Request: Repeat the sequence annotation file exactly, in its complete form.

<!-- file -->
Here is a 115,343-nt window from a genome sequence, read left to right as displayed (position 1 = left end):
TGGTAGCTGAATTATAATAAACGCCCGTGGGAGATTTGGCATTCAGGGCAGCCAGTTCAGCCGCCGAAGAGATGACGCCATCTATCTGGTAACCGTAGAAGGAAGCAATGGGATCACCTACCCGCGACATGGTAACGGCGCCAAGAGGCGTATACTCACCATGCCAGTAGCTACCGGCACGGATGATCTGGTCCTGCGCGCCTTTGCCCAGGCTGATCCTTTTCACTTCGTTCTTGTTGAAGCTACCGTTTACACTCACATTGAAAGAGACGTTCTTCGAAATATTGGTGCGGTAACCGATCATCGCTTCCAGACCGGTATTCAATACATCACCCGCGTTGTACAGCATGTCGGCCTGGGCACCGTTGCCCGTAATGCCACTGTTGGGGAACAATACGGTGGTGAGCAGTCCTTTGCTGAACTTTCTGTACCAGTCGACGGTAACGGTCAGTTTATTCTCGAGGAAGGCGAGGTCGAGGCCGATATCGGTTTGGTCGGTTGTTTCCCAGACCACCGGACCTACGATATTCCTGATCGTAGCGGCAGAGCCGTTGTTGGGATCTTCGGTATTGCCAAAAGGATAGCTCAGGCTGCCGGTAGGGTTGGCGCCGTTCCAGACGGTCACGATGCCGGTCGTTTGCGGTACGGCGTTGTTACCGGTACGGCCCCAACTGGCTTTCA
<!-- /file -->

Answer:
Here is a 115,343-nt window from a genome sequence, read left to right as displayed (position 1 = left end):
TGGTAGCTGAATTATAATAAACGCCCGTGGGAGATTTGGCATTCAGGGCAGCCAGTTCAGCCGCCGAAGAGATGACGCCATCTATCTGGTAACCGTAGAAGGAAGCAATGGGATCACCTACCCGCGACATGGTAACGGCGCCAAGAGGCGTATACTCACCATGCCAGTAGCTACCGGCACGGATGATCTGGTCCTGCGCGCCTTTGCCCAGGCTGATCCTTTTCACTTCGTTCTTGTTGAAGCTACCGTTTACACTCACATTGAAAGAGACGTTCTTCGAAATATTGGTGCGGTAACCGATCATCGCTTCCAGACCGGTATTCAATACATCACCCGCGTTGTACAGCATGTCGGCCTGGGCACCGTTGCCCGTAATGCCACTGTTGGGGAACAATACGGTGGTGAGCAGTCCTTTGCTGAACTTTCTGTACCAGTCGACGGTAACGGTCAGTTTATTCTCGAGGAAGGCGAGGTCGAGGCCGATATCGGTTTGGTCGGTTGTTTCCCAGACCACCGGACCTACGATATTCCTGATCGTAGCGGCAGAGCCGTTGTTGGGATCTTCGGTATTGCCAAAAGGATAGCTCAGGCTGCCGGTAGGGTTGGCGCCGTTCCAGACGGTCACGATGCCGGTCGTTTGCGGTACGGCGTTGTTACCGGTACGGCCCCAACTGGCTTTCA